Governments are supposed to be good at punishing people who break the law. It’s one of their most basic functions.
But when governments start outlawing otherwise-completely-legal behavior in an effort to stop some people from maybe someday breaking some law, everyone’s rights suffer. Nannyism is occurring.
In small towns and large cities across the country, local governments are imposing or newly enforcing bans on when and how people can rent out their own property.
Ojai, California, located in a picturesque valley north of Los Angeles, is a recent example. The City Council in Ojai voted 5-0 last week to make rentals of less than 30 days illegal in all parts of the city.
OJAI DID IT: Want to take a vacation in lovely Ojai, California? You’ll have to stay in a hotel, after the City Council voted last week to ban short-term vacation rentals.
“The council’s decision primarily targets informal rentals advertised online through sites such as Airbnb and VRBO, which have proliferated in Ojai and across the country in recent years,” the Ventura County Star reported.
For those unfamiliar with the world of short-term vacation rentals, here’s how it works: a property owner can list their home on websites like Airbnb or VRBO, which work as middle-men, connecting available rental homes with vacationers from all around the world who might want to stay in Ojai.
These sites offer a unique (some would say better) travel experience, allowing visitors to stay in a real home rather than a stuffy, anonymous hotel room.
It’s an arrangement that requires the consent of the property owners and the would-be-renters — perhaps with some legal assistance from third-parties such as Airbnb. There’s no need for the government to intervene in that relationship, until and unless there is a crime committed on the property or there is some other reason for the judicial system to get involved (say, for example, a renter trashed the place or tried to skip out on paying their bill).
When government gets involved in the front end of these types of transactions, it serves little purpose except to limit liberty and violate the rights of property owners.
Some renters in the city told the council they use Airbnb to help make ends meet by renting out their homes while they are away. Others pointed to the benefits the city gets from having more tourists in town — in other words, more tax revenue for the government to use.
But that’s not how Ojai City Councilwoman Betsy Clapp sees it. She told the Ventura County Star that sites like Airbnb are a pox upon the town.
“This online business model circumvents and undermines community zoning laws. It is also an assault on legitimate licensed businesses playing by the rules,” said Clapp. “These seemingly harmless home-based hotels … impact school enrollment, housing stock, volunteerism and community cohesion. I’ve seen how they have turned neighbor against neighbor. They are not good for our town.”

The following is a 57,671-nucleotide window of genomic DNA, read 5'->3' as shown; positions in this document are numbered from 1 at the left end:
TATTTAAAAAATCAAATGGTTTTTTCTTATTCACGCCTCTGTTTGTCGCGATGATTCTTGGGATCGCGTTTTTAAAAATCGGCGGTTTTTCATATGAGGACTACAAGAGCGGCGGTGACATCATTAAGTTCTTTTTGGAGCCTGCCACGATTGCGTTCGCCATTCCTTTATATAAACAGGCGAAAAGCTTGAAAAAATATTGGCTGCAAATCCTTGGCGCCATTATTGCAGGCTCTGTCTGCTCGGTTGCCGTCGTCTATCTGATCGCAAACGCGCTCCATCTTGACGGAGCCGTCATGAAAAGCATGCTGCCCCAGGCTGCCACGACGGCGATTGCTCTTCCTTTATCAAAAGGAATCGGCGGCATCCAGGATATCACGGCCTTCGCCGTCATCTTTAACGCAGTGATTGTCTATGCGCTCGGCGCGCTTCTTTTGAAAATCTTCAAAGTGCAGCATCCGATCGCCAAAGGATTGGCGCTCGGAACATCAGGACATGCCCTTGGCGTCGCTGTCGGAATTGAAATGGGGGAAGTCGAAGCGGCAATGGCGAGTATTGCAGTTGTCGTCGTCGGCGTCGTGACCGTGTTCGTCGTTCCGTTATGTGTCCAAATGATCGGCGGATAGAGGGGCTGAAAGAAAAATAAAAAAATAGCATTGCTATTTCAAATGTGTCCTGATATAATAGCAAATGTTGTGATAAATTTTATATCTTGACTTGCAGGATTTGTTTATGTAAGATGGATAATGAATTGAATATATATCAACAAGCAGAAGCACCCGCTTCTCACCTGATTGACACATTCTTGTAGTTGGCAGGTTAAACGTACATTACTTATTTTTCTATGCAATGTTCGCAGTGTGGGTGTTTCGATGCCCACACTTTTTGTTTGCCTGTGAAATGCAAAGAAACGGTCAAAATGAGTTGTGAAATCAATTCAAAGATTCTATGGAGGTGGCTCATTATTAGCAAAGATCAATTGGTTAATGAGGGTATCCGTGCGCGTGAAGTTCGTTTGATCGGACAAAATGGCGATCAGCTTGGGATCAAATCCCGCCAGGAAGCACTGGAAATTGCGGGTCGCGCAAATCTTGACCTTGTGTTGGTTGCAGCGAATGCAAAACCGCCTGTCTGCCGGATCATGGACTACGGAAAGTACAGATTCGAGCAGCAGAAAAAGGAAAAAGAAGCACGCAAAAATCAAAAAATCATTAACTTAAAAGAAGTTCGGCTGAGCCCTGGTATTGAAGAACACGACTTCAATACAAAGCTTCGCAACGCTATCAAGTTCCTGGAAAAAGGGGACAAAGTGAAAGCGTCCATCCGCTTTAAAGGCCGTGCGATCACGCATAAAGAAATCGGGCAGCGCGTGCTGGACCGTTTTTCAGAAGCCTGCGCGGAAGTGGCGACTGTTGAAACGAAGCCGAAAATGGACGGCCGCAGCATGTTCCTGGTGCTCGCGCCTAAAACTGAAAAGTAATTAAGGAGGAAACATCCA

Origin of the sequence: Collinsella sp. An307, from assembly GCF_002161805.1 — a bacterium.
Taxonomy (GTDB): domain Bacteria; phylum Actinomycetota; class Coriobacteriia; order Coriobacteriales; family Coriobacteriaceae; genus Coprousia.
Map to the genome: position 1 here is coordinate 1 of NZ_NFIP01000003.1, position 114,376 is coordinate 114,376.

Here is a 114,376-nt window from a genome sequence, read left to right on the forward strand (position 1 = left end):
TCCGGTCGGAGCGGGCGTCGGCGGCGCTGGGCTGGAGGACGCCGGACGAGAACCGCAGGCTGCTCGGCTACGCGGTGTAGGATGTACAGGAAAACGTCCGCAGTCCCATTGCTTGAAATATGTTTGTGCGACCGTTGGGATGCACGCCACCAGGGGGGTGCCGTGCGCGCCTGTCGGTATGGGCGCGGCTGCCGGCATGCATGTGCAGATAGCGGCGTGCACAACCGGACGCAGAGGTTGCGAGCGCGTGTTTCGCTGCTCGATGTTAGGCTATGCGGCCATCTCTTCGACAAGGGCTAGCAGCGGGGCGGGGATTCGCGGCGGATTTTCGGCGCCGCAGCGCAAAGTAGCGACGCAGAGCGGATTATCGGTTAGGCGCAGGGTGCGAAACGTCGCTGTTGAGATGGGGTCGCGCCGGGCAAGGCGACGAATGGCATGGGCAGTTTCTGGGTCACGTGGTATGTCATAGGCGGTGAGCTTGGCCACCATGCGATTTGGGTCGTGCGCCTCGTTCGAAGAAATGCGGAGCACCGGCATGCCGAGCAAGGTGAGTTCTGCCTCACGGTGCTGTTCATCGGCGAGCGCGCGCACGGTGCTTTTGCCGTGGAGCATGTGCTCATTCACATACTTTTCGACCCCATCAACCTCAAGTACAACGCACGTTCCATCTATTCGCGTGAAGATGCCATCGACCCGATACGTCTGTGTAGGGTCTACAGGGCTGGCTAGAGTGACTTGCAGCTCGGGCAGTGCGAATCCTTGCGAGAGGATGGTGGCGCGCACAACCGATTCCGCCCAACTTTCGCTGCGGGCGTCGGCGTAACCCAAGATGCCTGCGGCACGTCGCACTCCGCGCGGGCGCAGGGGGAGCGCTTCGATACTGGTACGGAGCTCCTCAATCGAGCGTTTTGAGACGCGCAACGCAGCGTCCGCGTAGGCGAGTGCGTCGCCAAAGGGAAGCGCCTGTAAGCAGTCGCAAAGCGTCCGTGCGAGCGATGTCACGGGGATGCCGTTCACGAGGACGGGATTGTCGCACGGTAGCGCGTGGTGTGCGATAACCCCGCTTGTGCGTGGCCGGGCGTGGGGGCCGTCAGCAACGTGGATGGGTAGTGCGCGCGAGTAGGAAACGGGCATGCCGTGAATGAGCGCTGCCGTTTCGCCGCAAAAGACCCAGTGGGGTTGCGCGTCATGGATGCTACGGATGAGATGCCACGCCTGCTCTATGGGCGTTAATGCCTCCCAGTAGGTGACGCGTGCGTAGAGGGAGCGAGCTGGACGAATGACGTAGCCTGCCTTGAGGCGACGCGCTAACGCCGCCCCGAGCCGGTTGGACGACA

Good Lord. Are they poisoning the wells and spreading diseases among the population too?
One of the real forces behind these types of bans is not opposition from the community, but lobbying from powerful hotel chains. Already operating on razor-thin margins and facing plenty of competition, hotels are pushing governments to ban alternatives.
If governments feel there is a legitimate public safety concern created by the proliferation of short-term rentals, there are a few better options than an outright ban.
The best: Hold the bad apples accountable and let everyone else be.
In San Clemente, south of Los Angeles, the City Council heard last week from residents who said short-term rentals on one block have “become party houses, saying that constant turnover, late-night parties, foul language, trash, parking problems, security concerns and annoyances are destroying their quality of life,” according to the Orange County Register.
If there are people in San Clemente — residents, tourists, whatever — who are disturbing the peace, littering, parking illegally or otherwise breaking the town’s rules, they should be held accountable for their actions.
They should be subject to police power and the local court system. But the threat of those people being out there does not, and should not, give the government the power to go after law-abiding resident and tourists.
In San Clemente, one short-term renter told the council to “focus on holding the few badly run short-term lodgings accountable,” according to the Register.
Governments are good at that. They have many tools at their disposal to hold alleged criminals accountable for their actions, after the fact.
When governments stray into policies intended to stop certain behavior from ever happening — as opposed to punishing it when it does happen — the result is a loss of rights for everyone, even those who would never cross the line the government is trying to enforce.
That’s what’s happening in Ojai. It’s a basic formula for nannyism.